Monthly Archives: March 2020

Bird food

Well, no warmer this morning, in fact I had to scrape some ice off the car windscreen before driving up to work. And that keen wind is still there, knocking a degree or two off the ‘published’ temperature.


White Honesty (Lunaria annua var. Albiflora

The bird feeders have been very busy, both at home and at Horatio’s Garden, with Goldfinches particularly abundant. These were unusual birds when I started birding as a schoolboy in the early 70s. In fact, I remember clearly a day when my mother told me about these ‘really exotic looking’ small birds she’d seen in the road not far from our house. I fished out my bird books, and we quickly identified them as Goldfinches, distinctive with their red, black and white faces and gold wing flashes. Nowadays they’re common garden birds for most of us, making the most of humans’ increasing provision of seeds throughout the year. They’re especially fond of sunflower hearts, along with thistle or nyjer seeds – mimicking their natural feeding on teasels and thistles in the late summer. Thinking about it, back in the 1970s, when bird feeding was a very ‘niche’ activity (outside of Mary Poppins, at least) not only were there no foods as exotic as nyjer or sunflower hearts available, feeding was very much a winter activity. Putting out peanuts (one of the bird foods which was available) or any other artificial food between March and October was absolutely the wrong thing to do. We were told that fledglings would choke on these indigestible foods: little realising that birds know perfectly well what to feed their young, and that the adults – run ragged in the effort to keep their young alive and well-fed – benefit enormously from easy access to these energy-rich ‘artificial’ foods during the nesting season.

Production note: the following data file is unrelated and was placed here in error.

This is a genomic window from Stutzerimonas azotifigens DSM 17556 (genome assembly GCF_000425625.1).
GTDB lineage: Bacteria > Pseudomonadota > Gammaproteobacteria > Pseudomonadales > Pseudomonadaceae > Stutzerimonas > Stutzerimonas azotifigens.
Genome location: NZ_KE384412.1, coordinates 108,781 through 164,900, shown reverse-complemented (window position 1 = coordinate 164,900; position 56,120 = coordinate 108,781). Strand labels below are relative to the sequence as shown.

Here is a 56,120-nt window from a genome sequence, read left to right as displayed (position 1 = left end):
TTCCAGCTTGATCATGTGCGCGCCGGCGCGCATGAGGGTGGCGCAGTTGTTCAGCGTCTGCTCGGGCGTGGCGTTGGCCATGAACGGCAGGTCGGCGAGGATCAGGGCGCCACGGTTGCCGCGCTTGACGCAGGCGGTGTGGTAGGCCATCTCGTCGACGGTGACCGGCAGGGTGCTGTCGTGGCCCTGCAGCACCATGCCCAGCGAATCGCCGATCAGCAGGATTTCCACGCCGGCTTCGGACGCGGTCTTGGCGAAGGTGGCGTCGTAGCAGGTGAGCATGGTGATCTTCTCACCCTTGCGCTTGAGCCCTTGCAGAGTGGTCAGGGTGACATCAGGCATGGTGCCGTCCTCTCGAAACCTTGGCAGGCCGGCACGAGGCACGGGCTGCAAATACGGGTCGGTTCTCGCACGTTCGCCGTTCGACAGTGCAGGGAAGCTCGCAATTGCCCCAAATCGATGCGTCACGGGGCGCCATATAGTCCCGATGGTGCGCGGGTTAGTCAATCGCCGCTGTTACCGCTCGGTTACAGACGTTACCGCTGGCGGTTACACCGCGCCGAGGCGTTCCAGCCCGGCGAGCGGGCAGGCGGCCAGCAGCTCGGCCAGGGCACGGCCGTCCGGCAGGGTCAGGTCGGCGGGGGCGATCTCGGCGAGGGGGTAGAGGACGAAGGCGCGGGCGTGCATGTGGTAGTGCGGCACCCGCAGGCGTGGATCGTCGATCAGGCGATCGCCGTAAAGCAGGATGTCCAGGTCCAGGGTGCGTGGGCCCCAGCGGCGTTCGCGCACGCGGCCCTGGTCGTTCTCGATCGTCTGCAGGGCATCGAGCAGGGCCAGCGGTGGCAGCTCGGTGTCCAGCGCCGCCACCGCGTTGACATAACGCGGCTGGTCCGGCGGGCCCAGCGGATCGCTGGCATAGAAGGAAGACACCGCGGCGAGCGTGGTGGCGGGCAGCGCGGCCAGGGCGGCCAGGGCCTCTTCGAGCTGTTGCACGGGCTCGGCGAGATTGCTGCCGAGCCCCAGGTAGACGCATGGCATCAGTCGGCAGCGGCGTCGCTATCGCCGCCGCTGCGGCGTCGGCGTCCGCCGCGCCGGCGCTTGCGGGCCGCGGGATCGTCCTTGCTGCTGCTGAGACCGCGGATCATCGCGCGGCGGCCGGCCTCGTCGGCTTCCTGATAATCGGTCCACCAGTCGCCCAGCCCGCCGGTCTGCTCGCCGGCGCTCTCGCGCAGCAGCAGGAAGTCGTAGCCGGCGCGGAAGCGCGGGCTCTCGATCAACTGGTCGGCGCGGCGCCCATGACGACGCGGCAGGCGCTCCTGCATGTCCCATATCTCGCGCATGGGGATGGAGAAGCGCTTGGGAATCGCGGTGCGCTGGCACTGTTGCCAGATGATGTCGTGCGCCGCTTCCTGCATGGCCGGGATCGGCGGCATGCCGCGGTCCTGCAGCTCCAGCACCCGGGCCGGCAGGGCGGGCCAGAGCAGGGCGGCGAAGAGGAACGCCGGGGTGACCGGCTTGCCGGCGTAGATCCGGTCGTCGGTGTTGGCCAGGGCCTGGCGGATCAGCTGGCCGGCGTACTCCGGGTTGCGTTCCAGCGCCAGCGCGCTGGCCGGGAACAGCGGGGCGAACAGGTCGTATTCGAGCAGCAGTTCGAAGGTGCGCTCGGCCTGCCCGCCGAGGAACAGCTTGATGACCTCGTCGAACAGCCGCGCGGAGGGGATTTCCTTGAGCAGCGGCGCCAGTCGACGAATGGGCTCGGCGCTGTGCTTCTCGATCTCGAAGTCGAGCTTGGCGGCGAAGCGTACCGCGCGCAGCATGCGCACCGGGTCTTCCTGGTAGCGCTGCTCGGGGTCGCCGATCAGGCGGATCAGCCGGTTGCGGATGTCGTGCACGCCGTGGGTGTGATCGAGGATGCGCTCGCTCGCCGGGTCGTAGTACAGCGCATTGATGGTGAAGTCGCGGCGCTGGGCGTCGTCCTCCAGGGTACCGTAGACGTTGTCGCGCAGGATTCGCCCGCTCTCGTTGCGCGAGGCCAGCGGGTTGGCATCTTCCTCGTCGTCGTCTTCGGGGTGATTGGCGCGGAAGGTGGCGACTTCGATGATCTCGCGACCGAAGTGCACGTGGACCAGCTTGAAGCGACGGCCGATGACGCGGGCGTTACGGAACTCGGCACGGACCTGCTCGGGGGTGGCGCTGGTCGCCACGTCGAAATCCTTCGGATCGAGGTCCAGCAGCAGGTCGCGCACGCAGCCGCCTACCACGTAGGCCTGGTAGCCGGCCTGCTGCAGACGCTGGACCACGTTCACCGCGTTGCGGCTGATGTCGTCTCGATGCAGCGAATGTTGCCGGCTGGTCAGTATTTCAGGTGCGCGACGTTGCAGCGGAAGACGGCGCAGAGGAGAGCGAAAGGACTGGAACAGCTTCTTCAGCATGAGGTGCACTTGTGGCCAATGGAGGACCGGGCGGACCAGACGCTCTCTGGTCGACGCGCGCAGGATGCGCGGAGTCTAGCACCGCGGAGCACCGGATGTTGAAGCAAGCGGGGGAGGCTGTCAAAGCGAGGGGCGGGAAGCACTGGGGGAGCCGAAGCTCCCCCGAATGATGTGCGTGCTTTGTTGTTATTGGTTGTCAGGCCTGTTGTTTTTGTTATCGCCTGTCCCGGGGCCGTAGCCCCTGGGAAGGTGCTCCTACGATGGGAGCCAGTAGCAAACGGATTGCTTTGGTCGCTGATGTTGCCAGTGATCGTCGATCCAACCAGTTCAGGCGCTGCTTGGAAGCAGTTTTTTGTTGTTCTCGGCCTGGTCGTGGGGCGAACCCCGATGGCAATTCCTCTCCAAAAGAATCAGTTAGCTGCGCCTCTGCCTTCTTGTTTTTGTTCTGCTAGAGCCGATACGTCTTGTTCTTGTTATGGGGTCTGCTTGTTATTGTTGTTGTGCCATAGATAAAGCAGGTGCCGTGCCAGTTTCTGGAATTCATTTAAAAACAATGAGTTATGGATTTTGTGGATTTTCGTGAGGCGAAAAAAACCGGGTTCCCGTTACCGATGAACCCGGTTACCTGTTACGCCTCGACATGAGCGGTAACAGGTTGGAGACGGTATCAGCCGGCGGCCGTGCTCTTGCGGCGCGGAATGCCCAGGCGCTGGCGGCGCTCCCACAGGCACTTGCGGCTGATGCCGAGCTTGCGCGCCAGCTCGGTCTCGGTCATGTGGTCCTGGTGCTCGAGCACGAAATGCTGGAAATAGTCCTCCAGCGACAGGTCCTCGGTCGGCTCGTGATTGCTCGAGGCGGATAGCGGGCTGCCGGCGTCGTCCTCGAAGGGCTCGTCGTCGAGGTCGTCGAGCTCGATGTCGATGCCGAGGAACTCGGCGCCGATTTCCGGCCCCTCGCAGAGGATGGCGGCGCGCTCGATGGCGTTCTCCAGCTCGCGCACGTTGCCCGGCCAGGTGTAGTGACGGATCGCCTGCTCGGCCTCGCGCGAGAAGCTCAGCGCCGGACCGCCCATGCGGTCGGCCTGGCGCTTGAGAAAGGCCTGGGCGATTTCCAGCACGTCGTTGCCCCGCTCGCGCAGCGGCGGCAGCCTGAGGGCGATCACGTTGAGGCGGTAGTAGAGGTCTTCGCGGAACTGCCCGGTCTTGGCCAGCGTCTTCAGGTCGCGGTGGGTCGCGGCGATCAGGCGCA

I haven’t included any pictures in the last couple of blog posts, so here are a couple, linked to plants I’ve written about (I know they’re in the Instagram box on the right hand side of the page, but here they are in bigger, brighter, better versions).


Tulip ‘Brown Sugar










Tulipa sylvestris


Colourful but cold

Yes, Spring’s arrived – the clocks have changed, Gardeners’ World is back on Friday nights, the birds are singing – but it’s very cold. The wind, which has been in the north or north east for quite a while, really cuts through you even when the sun is shining. I heard that there was snow in Aylesbury earlier this morning. So, let’s not get too carried away.

Nevertheless, the first Tulips are up and about, really quite early. Their colour is more than welcome at the best of times, and these are definitely not the best of times; but their appearance in mid-March is also concerning. It’s almost certainly a product of the warming world we now inhabit, and something we’ll have to get used to in the short term at least. In Horatio’s Garden we have lots of Tulips, which are intended to pick up where the Narcissi (first ‘February Gold‘, then ‘Thalia’) leave off, and then carry the garden through to the beginning of summer. This year the sequence has got a bit compressed and muddled. I am still dead-heading ‘February Gold’ (and some are still looking good) even as some of the first of ‘Thalia’ are starting to fade. And the first Tulips are crashing the party too: ‘Brown Sugar’, ‘Negrita’ and ‘Prinses Irene’ have been flowering for a week or more, and ‘Angelique’ is now showing well. The first flowers of ‘Purissima’ and ‘Ballerina’ are also starting to emerge, so we’re in for an amazing – if slightly anarchic – fruit cocktail of pinks, oranges and the rest within a few days.